A QUEER KIND OF DEATH by George Baxt
“I loved the boy,” she cackled, “but he did need murdering.”
Before making his accomplished debut as a novelist with this seductively unorthodox whodunit, George Baxt had already established himself as a scriptwriter of several modestly effective British thrillers and horror movies. The best of these include three notable collaborations with producer Julian Wintle and director Sidney Hayers: Circus of Horrors (1959), Payroll (1961), from the novel by Derek Bickerton, and Night of the Eagle (aka Burn, Witch, Burn) (1962), a fine adaptation of Fritz Leiber’s 1943 classic take of modern witchcraft ‘Conjure Wife’ and which Baxt was asked to rewrite following attempts by such noted authors as Charles Beaumont and Richard Matheson (all three would ultimately share on-screen credit). Baxt’s background as a screenwriter, and as a supplier of gossip to Walter Winchell back in his days as an agent in New York in the 1950s, are well in evidence in A Queer Kind of Death, which made a considerable splash when it first appeared.
Probably the book’s best review, and the one emblazoned on many a reprints, was the one by Anthony Boucher in the New York Times where, inter alia, he said:
“This is a detective story, and unlike any other that you have read. No brief review can attempt to convey its quality. I merely note that it deals with a Manhattan subculture wholly devoid of ethics or morality, that staid readers may well find it “shocking”, that it is beautifully plotted and written with elegance and wit … and that you must under no circumstances miss it.”
Superficially this a very traditional mystery with a cast of eccentric and volatile characters from New York’s high society drawn along very familiar lines – there’s the elderly recluse who knows more than she’s saying, the aging socialite desperate to hang to youth by any means necessary, the wise cracking bar owner, the failed author, a resentful spinster and so on – and all they have in common, apart from their own venality, is that they all had motive enough to want the murder victim dead. To cap it all, the crime is solved by an intelligent cop with all the suspects reunited at a climactic party – but despite appearances to the contrary, this is defiantly not The Thin Man.
The protagonist is Seth Spiro, a writer with a few TV scripts and two commercially unsuccessful novels to his name – he is separated from his wife Virginia, a literary editor who eviscerated her husband’s first book and who seems unable to let him go, despite leaving her for another man. That man is Ben Bentley, a small time model who exploited his own sister to gain access to the narcotics at the hospital where she works as part of a nasty sideline in drug importation when not bedding a succession of lovers (male and female) to fuel his more onerous obligations as a heavy-duty blackmailer – and despite his natural charm and rampant sexual charisma, someone has killed him. Ben was found dead in his bath, electrocuted when his radio fell into the tub …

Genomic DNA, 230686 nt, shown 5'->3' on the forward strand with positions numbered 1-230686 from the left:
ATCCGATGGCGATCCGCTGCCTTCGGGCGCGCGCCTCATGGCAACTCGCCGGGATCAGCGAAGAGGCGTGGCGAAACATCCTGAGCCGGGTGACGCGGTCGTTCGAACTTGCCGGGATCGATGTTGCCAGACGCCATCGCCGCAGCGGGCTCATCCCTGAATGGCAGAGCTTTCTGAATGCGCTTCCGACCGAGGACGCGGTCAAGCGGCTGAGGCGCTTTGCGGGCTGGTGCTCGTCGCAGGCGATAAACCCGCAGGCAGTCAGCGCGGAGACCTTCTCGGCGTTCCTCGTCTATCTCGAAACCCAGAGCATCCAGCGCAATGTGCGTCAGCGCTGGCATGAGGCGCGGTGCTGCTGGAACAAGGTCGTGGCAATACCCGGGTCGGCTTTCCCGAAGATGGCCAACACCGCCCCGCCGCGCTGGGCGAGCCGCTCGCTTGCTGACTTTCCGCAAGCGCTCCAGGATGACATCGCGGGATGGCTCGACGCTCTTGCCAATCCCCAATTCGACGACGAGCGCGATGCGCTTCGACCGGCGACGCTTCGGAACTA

“Such a tragic way to die … Electrocution! And just when its been outlawed by the state.”
This is a brilliantly funny and unexpected novel, campy and bitchy at one moment and then soulful and introspective shortly afterwards. Its depiction of the 1960s gay scene in the Big Apple may or may not be accurate but it is described with relish, intelligence and wit but with no traces of sentiment or special pleading. This is especially true of its detective, the hip black inspector Pharoah Love who calls everyone ‘cat’ and who is always at least one step ahead of the crowd but whose love affair with Seth is described with great tenderness. Love would be the central character in four further novels published by Baxt over the course of nearly thirty years.
This book may have been going deliberately against the grain but with its deft characterisation and clever plotting there is never any real sense of strain or that it is having to make an effort to explain a social milieu which only some of its readers would have recognised. Baxt’s experience as a writer of screenplays does mean that he sometimes cuts abruptly from one scene to another, and then back again, occasionally disrupting the flow of the narrative as one would in a movie. Occasionally this dilutes the intimacy of a more sustained point of view as we share, for instance, both sides of a telephone conversation – but on the other hand, Baxt also uses this technique to great effect so as to craftily hide clues in plain sight.
With its outlandish characters, fiendishly clever plot (there are two stunning surprises sprung within just a few pages of each other at the end) and a detective in Pharoah Love truly like no other, this is an utterly sui generis experience – truly a classic of its kind and quite unforgettable. Miss it at your peril.
One of the few detailed profiles of Baxt and his work can be found over at Brook Peters’ An Open Book blog.
The saga of Pharoah Love continues in Swing Low Sweet Chariot (1967), to be reviewed here in a couple of weeks …